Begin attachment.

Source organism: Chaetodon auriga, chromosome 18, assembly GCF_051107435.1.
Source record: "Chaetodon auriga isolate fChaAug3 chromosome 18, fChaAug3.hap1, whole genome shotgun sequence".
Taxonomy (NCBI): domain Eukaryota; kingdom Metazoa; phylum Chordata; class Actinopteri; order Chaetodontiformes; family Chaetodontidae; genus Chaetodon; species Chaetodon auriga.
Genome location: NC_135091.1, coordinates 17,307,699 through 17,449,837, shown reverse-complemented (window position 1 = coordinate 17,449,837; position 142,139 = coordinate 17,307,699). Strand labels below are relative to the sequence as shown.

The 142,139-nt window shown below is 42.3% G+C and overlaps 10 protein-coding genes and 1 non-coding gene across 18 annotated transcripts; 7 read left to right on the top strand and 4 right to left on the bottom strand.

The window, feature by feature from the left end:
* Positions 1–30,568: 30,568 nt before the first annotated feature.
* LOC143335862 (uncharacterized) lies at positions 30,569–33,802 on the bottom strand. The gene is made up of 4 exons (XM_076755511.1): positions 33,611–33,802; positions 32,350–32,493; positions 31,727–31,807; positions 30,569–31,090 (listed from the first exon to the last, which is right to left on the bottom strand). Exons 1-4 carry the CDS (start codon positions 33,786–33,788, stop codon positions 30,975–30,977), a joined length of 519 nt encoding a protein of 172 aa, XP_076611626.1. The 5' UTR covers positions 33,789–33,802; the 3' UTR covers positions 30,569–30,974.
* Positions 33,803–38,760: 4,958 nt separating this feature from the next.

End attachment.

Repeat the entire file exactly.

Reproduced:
Source organism: Chaetodon auriga, chromosome 18, assembly GCF_051107435.1.
Source record: "Chaetodon auriga isolate fChaAug3 chromosome 18, fChaAug3.hap1, whole genome shotgun sequence".
Taxonomy (NCBI): domain Eukaryota; kingdom Metazoa; phylum Chordata; class Actinopteri; order Chaetodontiformes; family Chaetodontidae; genus Chaetodon; species Chaetodon auriga.
Genome location: NC_135091.1, coordinates 17,307,699 through 17,449,837, shown reverse-complemented (window position 1 = coordinate 17,449,837; position 142,139 = coordinate 17,307,699). Strand labels below are relative to the sequence as shown.

The 142,139-nt window shown below is 42.3% G+C and overlaps 10 protein-coding genes and 1 non-coding gene across 18 annotated transcripts; 7 read left to right on the top strand and 4 right to left on the bottom strand.

The window, feature by feature from the left end:
* Positions 1–30,568: 30,568 nt before the first annotated feature.
* LOC143335862 (uncharacterized) lies at positions 30,569–33,802 on the bottom strand. The gene is made up of 4 exons (XM_076755511.1): positions 33,611–33,802; positions 32,350–32,493; positions 31,727–31,807; positions 30,569–31,090 (listed from the first exon to the last, which is right to left on the bottom strand). Exons 1-4 carry the CDS (start codon positions 33,786–33,788, stop codon positions 30,975–30,977), a joined length of 519 nt encoding a protein of 172 aa, XP_076611626.1. The 5' UTR covers positions 33,789–33,802; the 3' UTR covers positions 30,569–30,974.
* Positions 33,803–38,760: 4,958 nt separating this feature from the next.